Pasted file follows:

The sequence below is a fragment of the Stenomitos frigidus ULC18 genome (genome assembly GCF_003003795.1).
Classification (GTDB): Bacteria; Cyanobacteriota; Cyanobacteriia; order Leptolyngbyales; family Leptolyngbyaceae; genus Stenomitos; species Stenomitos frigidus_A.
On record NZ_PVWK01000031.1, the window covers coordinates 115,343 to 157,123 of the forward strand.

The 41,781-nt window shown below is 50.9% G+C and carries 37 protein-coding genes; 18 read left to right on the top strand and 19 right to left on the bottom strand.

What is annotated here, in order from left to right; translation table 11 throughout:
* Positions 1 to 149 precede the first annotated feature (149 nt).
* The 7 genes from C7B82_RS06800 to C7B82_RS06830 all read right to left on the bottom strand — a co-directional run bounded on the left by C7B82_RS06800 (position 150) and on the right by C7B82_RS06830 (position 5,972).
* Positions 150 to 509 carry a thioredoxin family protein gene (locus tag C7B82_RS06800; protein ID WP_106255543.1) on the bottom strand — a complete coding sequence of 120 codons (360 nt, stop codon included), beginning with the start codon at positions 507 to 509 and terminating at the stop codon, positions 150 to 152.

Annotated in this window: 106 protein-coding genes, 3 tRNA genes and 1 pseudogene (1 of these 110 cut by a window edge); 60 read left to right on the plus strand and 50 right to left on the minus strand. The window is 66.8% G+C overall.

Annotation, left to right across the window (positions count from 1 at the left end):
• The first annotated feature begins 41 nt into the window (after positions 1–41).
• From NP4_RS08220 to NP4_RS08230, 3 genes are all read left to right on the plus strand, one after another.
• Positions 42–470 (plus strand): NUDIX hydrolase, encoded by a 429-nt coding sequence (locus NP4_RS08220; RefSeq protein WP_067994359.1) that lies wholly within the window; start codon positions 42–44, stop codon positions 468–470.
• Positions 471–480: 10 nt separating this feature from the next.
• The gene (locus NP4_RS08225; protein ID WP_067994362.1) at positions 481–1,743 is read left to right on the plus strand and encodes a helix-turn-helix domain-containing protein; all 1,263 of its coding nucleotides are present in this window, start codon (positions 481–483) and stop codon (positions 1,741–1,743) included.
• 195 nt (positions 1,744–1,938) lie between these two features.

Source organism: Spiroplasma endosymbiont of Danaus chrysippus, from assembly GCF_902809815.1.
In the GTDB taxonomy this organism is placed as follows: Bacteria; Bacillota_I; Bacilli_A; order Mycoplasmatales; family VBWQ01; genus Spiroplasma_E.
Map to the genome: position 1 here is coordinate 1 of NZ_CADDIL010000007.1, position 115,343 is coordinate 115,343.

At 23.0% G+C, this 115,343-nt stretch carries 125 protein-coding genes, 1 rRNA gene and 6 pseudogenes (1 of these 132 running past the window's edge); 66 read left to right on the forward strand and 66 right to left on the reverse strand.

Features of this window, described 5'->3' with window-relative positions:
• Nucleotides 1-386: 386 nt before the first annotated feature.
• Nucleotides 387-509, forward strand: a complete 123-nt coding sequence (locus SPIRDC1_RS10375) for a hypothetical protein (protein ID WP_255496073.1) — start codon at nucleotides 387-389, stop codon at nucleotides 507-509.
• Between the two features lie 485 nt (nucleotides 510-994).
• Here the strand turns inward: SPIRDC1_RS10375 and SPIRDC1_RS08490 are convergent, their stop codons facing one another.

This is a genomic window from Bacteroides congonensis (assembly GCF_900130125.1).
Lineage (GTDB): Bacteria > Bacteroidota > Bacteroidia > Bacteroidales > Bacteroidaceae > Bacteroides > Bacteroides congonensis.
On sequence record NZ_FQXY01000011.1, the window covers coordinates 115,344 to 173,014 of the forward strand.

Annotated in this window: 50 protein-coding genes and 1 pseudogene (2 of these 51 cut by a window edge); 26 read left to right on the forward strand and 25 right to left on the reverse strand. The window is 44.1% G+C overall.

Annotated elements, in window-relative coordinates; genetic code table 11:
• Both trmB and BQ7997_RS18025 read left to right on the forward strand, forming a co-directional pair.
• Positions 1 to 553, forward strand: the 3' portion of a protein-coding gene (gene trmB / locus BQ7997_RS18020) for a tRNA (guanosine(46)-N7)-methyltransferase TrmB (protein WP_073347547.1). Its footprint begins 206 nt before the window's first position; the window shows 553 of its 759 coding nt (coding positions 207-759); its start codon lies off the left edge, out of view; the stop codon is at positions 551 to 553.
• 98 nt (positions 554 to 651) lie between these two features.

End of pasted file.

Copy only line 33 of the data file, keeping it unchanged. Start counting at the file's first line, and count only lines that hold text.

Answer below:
• 98 nt (positions 554 to 651) lie between these two features.